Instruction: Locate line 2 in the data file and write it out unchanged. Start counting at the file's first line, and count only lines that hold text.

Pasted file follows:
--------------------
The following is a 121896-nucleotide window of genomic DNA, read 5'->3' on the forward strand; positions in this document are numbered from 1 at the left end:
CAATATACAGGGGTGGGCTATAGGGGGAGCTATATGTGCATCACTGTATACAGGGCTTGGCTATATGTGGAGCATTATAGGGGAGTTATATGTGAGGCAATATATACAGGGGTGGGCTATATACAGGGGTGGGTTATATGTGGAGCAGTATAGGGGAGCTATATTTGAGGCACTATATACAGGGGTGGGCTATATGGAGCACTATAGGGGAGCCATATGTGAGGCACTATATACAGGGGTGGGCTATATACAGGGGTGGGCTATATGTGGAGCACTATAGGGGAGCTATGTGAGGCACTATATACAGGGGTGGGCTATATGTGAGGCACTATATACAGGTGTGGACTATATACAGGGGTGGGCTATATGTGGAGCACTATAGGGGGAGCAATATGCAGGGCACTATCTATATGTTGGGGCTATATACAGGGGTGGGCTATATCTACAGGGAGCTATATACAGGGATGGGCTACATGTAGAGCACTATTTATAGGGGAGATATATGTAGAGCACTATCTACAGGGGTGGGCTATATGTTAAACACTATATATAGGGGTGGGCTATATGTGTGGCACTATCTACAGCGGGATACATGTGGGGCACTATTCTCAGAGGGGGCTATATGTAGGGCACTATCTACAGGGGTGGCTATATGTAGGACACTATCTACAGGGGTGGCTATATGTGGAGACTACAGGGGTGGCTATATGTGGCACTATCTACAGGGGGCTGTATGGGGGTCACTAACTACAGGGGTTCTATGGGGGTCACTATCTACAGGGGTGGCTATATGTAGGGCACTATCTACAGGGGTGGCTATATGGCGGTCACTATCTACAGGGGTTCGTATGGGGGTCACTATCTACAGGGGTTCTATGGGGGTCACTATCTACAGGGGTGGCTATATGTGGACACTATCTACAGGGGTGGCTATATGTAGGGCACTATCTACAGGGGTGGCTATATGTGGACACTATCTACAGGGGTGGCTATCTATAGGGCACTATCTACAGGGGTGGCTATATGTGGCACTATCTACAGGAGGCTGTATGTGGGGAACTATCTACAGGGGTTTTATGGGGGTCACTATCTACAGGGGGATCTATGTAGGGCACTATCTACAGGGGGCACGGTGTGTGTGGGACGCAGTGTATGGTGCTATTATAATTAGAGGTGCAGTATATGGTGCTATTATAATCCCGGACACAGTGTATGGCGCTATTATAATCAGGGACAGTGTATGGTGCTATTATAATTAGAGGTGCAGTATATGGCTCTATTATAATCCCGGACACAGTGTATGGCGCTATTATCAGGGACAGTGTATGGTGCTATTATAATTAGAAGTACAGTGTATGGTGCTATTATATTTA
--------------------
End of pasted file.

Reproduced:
CAATATACAGGGGTGGGCTATAGGGGGAGCTATATGTGCATCACTGTATACAGGGCTTGGCTATATGTGGAGCATTATAGGGGAGTTATATGTGAGGCAATATATACAGGGGTGGGCTATATACAGGGGTGGGTTATATGTGGAGCAGTATAGGGGAGCTATATTTGAGGCACTATATACAGGGGTGGGCTATATGGAGCACTATAGGGGAGCCATATGTGAGGCACTATATACAGGGGTGGGCTATATACAGGGGTGGGCTATATGTGGAGCACTATAGGGGAGCTATGTGAGGCACTATATACAGGGGTGGGCTATATGTGAGGCACTATATACAGGTGTGGACTATATACAGGGGTGGGCTATATGTGGAGCACTATAGGGGGAGCAATATGCAGGGCACTATCTATATGTTGGGGCTATATACAGGGGTGGGCTATATCTACAGGGAGCTATATACAGGGATGGGCTACATGTAGAGCACTATTTATAGGGGAGATATATGTAGAGCACTATCTACAGGGGTGGGCTATATGTTAAACACTATATATAGGGGTGGGCTATATGTGTGGCACTATCTACAGCGGGATACATGTGGGGCACTATTCTCAGAGGGGGCTATATGTAGGGCACTATCTACAGGGGTGGCTATATGTAGGACACTATCTACAGGGGTGGCTATATGTGGAGACTACAGGGGTGGCTATATGTGGCACTATCTACAGGGGGCTGTATGGGGGTCACTAACTACAGGGGTTCTATGGGGGTCACTATCTACAGGGGTGGCTATATGTAGGGCACTATCTACAGGGGTGGCTATATGGCGGTCACTATCTACAGGGGTTCGTATGGGGGTCACTATCTACAGGGGTTCTATGGGGGTCACTATCTACAGGGGTGGCTATATGTGGACACTATCTACAGGGGTGGCTATATGTAGGGCACTATCTACAGGGGTGGCTATATGTGGACACTATCTACAGGGGTGGCTATCTATAGGGCACTATCTACAGGGGTGGCTATATGTGGCACTATCTACAGGAGGCTGTATGTGGGGAACTATCTACAGGGGTTTTATGGGGGTCACTATCTACAGGGGGATCTATGTAGGGCACTATCTACAGGGGGCACGGTGTGTGTGGGACGCAGTGTATGGTGCTATTATAATTAGAGGTGCAGTATATGGTGCTATTATAATCCCGGACACAGTGTATGGCGCTATTATAATCAGGGACAGTGTATGGTGCTATTATAATTAGAGGTGCAGTATATGGCTCTATTATAATCCCGGACACAGTGTATGGCGCTATTATCAGGGACAGTGTATGGTGCTATTATAATTAGAAGTACAGTGTATGGTGCTATTATATTTA